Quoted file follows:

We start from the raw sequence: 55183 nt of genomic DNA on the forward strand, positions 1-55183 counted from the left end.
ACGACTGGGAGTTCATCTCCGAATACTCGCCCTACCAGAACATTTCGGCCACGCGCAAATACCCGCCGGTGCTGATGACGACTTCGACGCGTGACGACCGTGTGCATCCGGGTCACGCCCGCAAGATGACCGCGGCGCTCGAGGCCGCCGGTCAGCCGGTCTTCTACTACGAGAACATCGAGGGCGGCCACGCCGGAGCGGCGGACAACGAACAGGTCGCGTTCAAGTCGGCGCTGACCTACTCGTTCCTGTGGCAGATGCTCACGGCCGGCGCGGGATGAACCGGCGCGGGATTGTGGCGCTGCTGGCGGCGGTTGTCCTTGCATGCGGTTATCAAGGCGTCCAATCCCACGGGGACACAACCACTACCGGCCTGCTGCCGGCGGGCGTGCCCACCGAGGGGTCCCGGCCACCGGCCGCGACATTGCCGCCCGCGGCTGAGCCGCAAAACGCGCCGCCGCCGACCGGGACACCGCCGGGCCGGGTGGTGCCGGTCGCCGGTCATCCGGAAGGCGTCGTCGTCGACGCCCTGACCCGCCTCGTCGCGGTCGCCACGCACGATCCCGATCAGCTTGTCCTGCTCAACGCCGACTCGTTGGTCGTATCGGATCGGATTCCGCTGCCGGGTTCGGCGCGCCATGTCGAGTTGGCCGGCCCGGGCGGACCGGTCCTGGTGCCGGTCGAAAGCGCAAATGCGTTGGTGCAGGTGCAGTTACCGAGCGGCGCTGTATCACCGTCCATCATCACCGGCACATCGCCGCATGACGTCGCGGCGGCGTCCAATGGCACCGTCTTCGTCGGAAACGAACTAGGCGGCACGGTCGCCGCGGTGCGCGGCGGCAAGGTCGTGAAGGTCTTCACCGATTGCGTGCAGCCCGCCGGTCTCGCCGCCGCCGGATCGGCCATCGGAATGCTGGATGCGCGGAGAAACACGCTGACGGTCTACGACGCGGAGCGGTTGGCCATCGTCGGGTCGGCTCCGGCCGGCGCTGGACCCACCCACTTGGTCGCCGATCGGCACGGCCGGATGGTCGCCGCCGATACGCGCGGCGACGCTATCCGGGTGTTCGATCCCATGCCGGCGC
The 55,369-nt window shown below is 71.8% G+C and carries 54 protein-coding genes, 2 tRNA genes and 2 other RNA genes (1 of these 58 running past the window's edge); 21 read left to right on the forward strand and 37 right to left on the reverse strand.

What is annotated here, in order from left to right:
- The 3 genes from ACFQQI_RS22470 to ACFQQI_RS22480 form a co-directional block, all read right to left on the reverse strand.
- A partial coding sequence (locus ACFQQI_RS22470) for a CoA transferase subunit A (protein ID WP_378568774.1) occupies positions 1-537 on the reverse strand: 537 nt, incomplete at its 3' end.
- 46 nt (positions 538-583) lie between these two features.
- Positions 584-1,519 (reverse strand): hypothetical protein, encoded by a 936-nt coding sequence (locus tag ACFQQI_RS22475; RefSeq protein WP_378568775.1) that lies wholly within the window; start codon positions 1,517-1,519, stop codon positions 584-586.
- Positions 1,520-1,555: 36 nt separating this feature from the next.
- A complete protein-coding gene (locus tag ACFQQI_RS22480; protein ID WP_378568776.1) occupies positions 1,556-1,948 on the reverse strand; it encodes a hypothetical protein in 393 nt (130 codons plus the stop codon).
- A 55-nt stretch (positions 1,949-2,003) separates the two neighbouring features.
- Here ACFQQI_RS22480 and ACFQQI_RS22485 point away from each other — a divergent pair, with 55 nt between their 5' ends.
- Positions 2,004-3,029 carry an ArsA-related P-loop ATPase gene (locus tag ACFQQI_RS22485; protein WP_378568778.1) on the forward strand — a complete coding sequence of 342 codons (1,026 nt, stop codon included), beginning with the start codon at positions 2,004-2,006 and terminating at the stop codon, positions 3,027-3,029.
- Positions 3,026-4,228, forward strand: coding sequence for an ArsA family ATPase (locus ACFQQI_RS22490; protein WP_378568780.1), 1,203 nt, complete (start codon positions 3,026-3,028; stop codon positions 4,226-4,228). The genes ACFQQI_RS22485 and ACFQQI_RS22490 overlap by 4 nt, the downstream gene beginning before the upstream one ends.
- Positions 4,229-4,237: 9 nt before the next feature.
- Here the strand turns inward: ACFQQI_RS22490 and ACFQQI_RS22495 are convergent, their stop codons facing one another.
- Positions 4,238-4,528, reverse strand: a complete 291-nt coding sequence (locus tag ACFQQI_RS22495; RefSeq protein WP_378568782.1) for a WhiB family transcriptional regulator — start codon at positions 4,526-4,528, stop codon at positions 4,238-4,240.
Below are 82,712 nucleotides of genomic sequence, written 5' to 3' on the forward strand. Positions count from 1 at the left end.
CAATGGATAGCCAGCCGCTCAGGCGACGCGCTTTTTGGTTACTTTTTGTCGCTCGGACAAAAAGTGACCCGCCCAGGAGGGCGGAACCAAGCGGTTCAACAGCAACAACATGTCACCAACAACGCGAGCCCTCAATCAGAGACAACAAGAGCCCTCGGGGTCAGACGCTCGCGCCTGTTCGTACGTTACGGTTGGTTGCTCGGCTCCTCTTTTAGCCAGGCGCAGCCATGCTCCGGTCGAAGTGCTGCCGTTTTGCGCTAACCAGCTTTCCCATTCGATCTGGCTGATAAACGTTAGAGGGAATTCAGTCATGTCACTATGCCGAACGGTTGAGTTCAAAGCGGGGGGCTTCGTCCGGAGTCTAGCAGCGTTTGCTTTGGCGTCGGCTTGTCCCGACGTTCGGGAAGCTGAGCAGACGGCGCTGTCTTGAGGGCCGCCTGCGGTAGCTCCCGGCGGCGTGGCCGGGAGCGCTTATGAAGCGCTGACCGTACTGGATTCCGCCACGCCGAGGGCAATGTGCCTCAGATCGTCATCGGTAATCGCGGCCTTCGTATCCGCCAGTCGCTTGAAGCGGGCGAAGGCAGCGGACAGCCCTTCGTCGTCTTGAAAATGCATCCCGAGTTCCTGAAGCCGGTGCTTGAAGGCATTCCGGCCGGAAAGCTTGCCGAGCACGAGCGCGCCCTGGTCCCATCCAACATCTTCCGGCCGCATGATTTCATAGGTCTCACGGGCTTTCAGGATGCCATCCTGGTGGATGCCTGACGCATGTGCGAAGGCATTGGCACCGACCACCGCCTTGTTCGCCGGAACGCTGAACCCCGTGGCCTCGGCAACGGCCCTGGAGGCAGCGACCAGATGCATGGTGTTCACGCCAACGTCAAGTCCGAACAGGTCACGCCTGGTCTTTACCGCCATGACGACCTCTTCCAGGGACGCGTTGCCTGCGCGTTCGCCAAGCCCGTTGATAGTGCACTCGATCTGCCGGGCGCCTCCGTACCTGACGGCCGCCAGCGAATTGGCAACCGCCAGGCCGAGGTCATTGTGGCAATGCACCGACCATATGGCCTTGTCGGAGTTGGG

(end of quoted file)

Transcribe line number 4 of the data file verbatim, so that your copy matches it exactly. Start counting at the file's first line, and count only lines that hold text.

What is annotated here, in order from left to right: